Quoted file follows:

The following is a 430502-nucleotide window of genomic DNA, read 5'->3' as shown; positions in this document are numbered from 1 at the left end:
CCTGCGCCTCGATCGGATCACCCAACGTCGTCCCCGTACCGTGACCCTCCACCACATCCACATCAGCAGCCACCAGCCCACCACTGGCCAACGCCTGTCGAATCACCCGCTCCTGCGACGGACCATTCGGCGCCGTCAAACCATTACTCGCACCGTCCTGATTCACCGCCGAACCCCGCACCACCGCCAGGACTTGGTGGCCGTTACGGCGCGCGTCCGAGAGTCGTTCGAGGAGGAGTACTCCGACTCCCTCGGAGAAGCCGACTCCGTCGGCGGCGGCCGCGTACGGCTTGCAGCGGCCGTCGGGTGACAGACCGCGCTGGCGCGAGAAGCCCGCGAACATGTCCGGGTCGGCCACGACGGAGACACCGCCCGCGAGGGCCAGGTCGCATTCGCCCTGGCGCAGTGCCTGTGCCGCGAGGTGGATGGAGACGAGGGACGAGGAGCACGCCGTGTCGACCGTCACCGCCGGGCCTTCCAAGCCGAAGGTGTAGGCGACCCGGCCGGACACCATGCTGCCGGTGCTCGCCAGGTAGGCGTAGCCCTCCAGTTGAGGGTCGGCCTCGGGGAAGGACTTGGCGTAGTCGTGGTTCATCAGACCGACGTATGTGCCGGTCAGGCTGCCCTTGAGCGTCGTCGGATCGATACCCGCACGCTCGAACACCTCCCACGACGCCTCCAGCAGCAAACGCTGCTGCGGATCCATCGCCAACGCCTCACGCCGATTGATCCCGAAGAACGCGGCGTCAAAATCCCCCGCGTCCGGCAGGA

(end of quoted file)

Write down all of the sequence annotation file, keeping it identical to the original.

The following is a 430502-nucleotide window of genomic DNA, read 5'->3' as shown; positions in this document are numbered from 1 at the left end:
CCTGCGCCTCGATCGGATCACCCAACGTCGTCCCCGTACCGTGACCCTCCACCACATCCACATCAGCAGCCACCAGCCCACCACTGGCCAACGCCTGTCGAATCACCCGCTCCTGCGACGGACCATTCGGCGCCGTCAAACCATTACTCGCACCGTCCTGATTCACCGCCGAACCCCGCACCACCGCCAGGACTTGGTGGCCGTTACGGCGCGCGTCCGAGAGTCGTTCGAGGAGGAGTACTCCGACTCCCTCGGAGAAGCCGACTCCGTCGGCGGCGGCCGCGTACGGCTTGCAGCGGCCGTCGGGTGACAGACCGCGCTGGCGCGAGAAGCCCGCGAACATGTCCGGGTCGGCCACGACGGAGACACCGCCCGCGAGGGCCAGGTCGCATTCGCCCTGGCGCAGTGCCTGTGCCGCGAGGTGGATGGAGACGAGGGACGAGGAGCACGCCGTGTCGACCGTCACCGCCGGGCCTTCCAAGCCGAAGGTGTAGGCGACCCGGCCGGACACCATGCTGCCGGTGCTCGCCAGGTAGGCGTAGCCCTCCAGTTGAGGGTCGGCCTCGGGGAAGGACTTGGCGTAGTCGTGGTTCATCAGACCGACGTATGTGCCGGTCAGGCTGCCCTTGAGCGTCGTCGGATCGATACCCGCACGCTCGAACACCTCCCACGACGCCTCCAGCAGCAAACGCTGCTGCGGATCCATCGCCAACGCCTCACGCCGATTGATCCCGAAGAACGCGGCGTCAAAATCCCCCGCGTCCGGCAGGA